No one knows exactly what will happen at trial, and a defendant could receive a result that is worse than what the prosecutor is offering. During the negotiation process, an experienced federal attorney can present forensic evidence proving an amount of loss that is less than the government has charged. As a result, if a lower amount of loss is agreed to by the government, the amount of time that a defendant is facing will be reduced.

A plea bargain can be an efficient way to resolve a criminal charge. In some situations, a plea bargain will result in no jail time or a sentence of time served. A plea bargain may involve reducing a felony charge to a misdemeanor, which can allow a defendant to preserve their civil rights, retain a professional license, and protect their future job prospects.

Whatever the reason, someone facing criminal charges should carefully weigh the advantages and disadvantages of a federal plea bargain.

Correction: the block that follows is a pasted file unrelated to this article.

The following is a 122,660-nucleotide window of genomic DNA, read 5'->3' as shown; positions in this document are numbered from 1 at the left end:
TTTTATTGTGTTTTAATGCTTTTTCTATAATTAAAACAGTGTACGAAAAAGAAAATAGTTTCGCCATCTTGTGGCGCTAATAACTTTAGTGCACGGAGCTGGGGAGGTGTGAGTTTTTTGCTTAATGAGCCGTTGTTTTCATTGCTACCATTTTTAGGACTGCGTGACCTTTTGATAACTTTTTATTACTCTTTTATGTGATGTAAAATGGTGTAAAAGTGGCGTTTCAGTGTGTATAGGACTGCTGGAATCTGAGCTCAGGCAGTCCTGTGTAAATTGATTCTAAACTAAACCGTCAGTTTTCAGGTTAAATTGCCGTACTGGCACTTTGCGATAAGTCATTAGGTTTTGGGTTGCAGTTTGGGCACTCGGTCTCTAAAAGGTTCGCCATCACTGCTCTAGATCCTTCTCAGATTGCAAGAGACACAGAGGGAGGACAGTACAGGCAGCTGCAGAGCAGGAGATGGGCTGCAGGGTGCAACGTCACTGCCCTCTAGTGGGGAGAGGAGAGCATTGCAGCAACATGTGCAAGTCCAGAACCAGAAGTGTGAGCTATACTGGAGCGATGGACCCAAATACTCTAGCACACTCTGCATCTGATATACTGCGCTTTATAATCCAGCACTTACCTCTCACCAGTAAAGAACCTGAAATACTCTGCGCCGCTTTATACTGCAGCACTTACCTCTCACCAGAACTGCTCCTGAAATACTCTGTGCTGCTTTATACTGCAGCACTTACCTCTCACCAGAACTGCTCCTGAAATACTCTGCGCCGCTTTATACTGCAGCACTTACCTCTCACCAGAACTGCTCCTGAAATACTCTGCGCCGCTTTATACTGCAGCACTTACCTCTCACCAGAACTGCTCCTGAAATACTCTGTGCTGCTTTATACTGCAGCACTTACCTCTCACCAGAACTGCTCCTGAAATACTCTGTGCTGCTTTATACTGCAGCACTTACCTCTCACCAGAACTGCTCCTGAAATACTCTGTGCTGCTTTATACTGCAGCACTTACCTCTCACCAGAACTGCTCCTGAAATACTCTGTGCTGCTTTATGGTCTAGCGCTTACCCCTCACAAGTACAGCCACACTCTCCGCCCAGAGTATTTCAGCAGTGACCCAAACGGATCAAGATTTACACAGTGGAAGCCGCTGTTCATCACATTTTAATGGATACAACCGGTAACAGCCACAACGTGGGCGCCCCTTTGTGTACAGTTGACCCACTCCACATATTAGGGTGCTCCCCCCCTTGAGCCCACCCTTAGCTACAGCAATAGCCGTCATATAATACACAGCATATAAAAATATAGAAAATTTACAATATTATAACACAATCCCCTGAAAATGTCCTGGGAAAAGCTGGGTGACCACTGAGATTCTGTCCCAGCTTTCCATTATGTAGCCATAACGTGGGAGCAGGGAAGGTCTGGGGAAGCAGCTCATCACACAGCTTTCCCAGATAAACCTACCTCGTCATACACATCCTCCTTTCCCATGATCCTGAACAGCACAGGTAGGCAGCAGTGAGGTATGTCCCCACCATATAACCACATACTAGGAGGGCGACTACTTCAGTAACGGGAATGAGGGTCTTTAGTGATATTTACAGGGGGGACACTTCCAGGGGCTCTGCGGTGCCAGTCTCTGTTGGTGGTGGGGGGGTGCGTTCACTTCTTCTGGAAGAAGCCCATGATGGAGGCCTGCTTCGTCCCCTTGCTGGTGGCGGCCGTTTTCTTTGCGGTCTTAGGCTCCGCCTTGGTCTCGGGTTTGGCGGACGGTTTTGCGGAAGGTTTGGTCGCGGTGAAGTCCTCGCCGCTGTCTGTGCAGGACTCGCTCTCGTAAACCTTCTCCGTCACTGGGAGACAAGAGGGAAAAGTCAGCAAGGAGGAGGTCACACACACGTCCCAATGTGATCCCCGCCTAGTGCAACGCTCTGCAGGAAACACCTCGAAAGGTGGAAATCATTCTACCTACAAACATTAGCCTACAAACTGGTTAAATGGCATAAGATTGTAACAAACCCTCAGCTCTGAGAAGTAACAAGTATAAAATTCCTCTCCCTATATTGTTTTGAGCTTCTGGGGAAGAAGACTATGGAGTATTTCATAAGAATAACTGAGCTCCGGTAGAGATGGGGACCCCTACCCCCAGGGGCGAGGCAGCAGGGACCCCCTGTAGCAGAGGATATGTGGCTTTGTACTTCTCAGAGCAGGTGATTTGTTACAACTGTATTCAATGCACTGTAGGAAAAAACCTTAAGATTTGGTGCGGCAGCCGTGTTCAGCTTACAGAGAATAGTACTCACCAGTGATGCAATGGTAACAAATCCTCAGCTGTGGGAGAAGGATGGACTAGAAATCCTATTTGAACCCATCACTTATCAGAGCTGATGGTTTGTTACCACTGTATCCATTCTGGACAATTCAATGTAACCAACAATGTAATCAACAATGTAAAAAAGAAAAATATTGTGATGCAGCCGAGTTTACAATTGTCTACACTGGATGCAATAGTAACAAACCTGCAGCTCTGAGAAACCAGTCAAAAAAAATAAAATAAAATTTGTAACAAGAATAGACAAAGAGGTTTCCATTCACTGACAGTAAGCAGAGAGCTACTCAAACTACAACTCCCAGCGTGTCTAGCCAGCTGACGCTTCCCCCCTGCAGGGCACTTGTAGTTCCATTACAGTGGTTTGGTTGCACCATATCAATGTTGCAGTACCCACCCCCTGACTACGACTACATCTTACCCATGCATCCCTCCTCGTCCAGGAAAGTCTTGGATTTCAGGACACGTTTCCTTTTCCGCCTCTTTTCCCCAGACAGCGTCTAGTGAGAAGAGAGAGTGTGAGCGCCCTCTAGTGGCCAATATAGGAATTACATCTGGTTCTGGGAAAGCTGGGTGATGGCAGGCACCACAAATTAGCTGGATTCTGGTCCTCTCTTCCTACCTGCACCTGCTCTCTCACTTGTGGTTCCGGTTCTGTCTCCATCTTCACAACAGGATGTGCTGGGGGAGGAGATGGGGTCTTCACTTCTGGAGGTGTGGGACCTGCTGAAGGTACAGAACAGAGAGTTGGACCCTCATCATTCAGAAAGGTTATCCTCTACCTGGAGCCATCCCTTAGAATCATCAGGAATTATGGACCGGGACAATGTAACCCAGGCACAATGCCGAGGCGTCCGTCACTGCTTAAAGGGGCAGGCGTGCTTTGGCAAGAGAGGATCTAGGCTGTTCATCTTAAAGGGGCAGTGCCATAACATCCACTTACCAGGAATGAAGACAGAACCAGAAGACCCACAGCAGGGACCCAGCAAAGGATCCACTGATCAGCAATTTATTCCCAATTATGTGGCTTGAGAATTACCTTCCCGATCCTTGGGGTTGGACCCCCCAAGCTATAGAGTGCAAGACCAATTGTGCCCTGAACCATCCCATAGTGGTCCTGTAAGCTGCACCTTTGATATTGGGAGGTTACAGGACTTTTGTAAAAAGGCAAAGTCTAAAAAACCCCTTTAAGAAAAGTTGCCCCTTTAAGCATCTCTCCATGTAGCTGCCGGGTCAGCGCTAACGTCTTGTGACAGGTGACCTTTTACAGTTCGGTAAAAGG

Hope Lefeber Can Help You Negotiate and Evaluate a Federal Plea Bargain

Deciding to accept a plea bargain in federal court is an important decision. Before accepting a federal plea bargain, you should consult with an experienced federal criminal defense attorney who will evaluate your situation and help you consider all of the relevant factors. Every case is different, and you will need to consider:

  • The strength of the prosecutor’s case
  • The likelihood of a conviction at trial
  • The severity of the penalties you could face if convicted
  • The time and expense of going to trial
  • The potential benefits of a federal plea bargain

Hope Lefeber has represented criminal defendants in federal court for over 30 years. She can help you evaluate your case and determine whether accepting a plea bargain in federal court is in your best interests.

To learn more, contact the Law Offices of Hope Lefeber to schedule a confidential consultation to discuss your case and how she can help. Call Hope Lefeber today at (610) 668-7927.